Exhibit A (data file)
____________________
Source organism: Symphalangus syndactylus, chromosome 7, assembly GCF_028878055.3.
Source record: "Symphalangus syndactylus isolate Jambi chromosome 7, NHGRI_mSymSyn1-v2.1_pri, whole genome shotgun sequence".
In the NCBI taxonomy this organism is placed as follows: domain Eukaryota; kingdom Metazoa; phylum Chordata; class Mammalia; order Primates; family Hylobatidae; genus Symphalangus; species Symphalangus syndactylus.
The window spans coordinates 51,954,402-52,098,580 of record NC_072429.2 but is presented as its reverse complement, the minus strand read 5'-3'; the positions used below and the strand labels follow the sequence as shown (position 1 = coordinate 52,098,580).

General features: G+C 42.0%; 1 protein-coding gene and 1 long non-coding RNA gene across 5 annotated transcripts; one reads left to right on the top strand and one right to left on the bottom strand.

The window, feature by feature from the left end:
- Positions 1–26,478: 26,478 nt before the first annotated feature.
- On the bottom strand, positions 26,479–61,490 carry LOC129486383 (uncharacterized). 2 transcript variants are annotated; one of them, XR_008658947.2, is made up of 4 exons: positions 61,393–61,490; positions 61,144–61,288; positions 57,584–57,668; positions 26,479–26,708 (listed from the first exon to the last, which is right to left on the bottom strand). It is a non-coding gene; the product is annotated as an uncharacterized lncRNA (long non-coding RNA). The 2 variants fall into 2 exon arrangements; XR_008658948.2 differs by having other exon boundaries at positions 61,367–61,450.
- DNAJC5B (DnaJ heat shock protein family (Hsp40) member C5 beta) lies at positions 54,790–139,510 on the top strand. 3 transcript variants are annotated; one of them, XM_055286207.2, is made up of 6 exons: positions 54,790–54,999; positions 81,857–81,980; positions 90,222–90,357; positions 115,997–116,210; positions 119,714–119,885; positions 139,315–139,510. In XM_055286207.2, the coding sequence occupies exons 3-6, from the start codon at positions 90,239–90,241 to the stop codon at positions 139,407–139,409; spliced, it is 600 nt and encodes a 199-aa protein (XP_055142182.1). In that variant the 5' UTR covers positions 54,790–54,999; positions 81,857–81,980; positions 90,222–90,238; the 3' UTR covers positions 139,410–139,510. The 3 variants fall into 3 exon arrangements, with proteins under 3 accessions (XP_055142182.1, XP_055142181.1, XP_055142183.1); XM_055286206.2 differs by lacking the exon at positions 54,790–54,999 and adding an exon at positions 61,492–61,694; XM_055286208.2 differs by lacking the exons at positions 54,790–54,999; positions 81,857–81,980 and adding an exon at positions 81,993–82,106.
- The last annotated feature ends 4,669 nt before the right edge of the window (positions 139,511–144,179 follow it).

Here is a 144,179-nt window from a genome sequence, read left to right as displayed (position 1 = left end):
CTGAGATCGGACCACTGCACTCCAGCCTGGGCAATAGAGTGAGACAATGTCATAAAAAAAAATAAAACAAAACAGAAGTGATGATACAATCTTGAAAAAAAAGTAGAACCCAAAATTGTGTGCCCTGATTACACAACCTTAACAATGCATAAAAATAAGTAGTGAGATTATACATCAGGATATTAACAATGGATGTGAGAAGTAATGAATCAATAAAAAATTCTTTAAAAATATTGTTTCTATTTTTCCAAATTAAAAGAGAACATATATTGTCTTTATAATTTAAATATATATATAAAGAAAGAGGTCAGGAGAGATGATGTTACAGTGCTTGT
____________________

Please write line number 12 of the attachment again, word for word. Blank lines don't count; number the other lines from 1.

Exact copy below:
CTGAGATCGGACCACTGCACTCCAGCCTGGGCAATAGAGTGAGACAATGTCATAAAAAAAAATAAAACAAAACAGAAGTGATGATACAATCTTGAAAAAAAAGTAGAACCCAAAATTGTGTGCCCTGATTACACAACCTTAACAATGCATAAAAATAAGTAGTGAGATTATACATCAGGATATTAACAATGGATGTGAGAAGTAATGAATCAATAAAAAATTCTTTAAAAATATTGTTTCTATTTTTCCAAATTAAAAGAGAACATATATTGTCTTTATAATTTAAATATATATATAAAGAAAGAGGTCAGGAGAGATGATGTTACAGTGCTTGT